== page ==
Released in 2006, and somehow completely overlooked, Britain’s Scott Matthews’ debut album Passing Stranger is a strong start to a promising career. His music is a blend of folk, blues, and occasionally rock music that often draws comparisons to Jeff Buckley; comparisons that are fair, for the most part. While his voice is much closer to that of Chris Cornell, his music features strong melodies and some lush arrangements similar to those of Buckley. Where they mainly differ is that Buckley was a rock musician with folk influences, while Matthews is a folk musician with rock influences. So, while Matthews has a strong voice, he rarely flaunts it, keeping most of his songs from becoming boisterous and exuberant, and more similar to the music of Nick Drake.
The album starts very strongly; its best track, “Dream Song,” is the opener, following a brief introduction. It is the most upbeat song on the album, with a variety of strings creating a very pleasant mood; it might be nice to fall asleep to, but I wouldn’t want to miss any of it. It is followed by another highlight, “The Fool’s Fooling Himself,” the other up-tempo, full-length track. Tempo is about all it share’s in common with “Dream Song” though, as this track favors an ominous mood to an airy one, making the song sound like something that could be found on any album Chris Cornell has released in the past decade. Other stand-out songs are “Sweet-Scented Figure,” which goes back and forth between twangy, bluesy verses and a tranquil, relaxing chorus, “Passing Stranger”, where Matthews does his best John Mayer impression, and “Elusive,” which seems to borrow some melody from Jeff Buckley’s “Morning Theft” (irony!).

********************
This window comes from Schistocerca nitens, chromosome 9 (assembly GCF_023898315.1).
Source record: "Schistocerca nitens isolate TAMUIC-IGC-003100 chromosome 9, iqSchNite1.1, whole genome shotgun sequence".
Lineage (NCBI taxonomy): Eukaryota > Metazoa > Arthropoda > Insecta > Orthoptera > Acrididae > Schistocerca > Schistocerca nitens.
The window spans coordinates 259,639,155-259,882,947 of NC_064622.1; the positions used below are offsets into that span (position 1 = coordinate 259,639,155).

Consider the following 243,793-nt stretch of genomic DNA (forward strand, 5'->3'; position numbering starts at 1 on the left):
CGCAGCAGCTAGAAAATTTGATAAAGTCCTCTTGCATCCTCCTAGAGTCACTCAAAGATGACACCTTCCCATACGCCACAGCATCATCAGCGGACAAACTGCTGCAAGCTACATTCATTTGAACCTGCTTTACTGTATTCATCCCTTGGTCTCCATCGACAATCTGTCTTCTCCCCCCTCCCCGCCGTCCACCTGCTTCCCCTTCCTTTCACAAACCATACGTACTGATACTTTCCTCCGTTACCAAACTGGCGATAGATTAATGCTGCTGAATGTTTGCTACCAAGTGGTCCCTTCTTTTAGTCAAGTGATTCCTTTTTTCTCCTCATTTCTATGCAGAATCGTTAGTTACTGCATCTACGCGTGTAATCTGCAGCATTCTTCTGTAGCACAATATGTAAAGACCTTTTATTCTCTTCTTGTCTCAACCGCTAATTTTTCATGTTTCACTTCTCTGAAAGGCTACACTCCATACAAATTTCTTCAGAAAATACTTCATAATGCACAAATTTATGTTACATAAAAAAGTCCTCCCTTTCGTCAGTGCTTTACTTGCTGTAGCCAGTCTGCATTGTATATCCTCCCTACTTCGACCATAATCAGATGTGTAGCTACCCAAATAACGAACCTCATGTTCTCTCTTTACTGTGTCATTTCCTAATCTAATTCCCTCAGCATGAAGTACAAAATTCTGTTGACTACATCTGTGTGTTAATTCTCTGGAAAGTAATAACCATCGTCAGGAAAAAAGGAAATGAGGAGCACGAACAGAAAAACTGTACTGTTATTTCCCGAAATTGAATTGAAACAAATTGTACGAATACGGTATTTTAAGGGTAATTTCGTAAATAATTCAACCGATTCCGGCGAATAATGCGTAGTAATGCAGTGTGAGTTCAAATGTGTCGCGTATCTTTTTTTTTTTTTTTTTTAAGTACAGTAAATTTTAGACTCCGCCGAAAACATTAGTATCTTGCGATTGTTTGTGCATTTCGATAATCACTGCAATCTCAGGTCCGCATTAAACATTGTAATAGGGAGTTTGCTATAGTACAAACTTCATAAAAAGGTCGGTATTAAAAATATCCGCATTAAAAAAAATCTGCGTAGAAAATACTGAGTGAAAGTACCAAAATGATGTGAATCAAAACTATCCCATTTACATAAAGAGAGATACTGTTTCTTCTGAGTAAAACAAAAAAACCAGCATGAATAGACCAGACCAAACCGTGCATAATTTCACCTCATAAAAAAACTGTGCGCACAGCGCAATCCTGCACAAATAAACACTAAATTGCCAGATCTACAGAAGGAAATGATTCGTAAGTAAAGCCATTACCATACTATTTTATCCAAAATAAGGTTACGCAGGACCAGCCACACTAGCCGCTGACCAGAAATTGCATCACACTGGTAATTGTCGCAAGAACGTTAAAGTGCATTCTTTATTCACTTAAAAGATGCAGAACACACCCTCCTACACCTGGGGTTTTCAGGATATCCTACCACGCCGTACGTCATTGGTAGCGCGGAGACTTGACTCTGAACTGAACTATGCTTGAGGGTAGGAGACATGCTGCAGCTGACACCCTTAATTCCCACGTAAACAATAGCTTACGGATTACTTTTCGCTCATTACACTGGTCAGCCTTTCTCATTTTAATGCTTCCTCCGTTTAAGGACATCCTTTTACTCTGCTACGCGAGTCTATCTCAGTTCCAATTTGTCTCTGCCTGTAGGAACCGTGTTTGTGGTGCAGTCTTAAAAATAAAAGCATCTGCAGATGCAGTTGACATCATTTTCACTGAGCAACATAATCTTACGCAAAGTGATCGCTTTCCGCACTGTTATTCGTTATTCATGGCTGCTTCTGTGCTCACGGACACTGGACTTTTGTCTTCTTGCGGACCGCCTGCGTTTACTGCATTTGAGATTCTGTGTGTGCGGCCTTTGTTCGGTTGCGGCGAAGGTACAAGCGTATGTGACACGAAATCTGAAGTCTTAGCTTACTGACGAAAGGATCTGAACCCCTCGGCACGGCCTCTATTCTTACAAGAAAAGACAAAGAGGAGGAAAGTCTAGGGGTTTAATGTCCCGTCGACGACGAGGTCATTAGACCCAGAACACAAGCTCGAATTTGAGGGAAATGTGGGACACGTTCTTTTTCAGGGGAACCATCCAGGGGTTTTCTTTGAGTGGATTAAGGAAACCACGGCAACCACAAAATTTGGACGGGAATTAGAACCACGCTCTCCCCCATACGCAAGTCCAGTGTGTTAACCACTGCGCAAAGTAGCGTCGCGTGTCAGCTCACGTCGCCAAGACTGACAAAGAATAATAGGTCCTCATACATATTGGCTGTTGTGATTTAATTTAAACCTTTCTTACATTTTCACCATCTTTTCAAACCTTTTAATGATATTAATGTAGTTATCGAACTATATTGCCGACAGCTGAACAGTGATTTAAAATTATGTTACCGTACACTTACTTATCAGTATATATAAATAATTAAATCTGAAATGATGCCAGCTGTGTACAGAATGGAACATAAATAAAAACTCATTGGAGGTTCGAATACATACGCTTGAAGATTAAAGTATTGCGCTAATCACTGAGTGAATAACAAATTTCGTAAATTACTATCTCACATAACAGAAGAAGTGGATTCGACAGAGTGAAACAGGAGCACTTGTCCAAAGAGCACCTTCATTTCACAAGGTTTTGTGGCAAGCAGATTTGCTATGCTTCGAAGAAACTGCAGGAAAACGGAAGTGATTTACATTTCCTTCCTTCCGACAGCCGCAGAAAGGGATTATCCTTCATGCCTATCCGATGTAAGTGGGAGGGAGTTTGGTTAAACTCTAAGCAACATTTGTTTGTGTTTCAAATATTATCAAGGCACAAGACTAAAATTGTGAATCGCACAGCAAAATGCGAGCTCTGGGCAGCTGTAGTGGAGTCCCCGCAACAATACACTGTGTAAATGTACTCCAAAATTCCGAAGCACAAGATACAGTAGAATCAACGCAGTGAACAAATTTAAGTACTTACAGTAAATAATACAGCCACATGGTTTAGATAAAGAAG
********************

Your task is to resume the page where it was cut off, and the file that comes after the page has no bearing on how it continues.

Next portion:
With seventeen tracks, it seems like there should be plenty of music to entertain the listener, but that number is deceiving. Seven of those are much less than two minutes long, functioning as bridges between songs, and while they are okay for a while, they actually get worse as the album goes on, making them nuisances more than anything. Some albums that feature several interludes, like Tool’s Aenima, make them acceptable by surrounding them with great songs, so that they operate almost as time to allow the listener to get ready for more. In Matthews’ case, this would have worked better without them, especially final two, which are the last tracks on the album, and make for a wholly unfulfilling close.
Too much of the music is forgettable or unnecessary to make this album excellent, but as a singular listen it a nice experience if you are in the mood for relaxing music, and more than half of the real songs are at least above average. Hopefully on his next release Matthews will cut the fat some more, and focus on making several, unique songs, because he clearly has the potential to make something remarkable.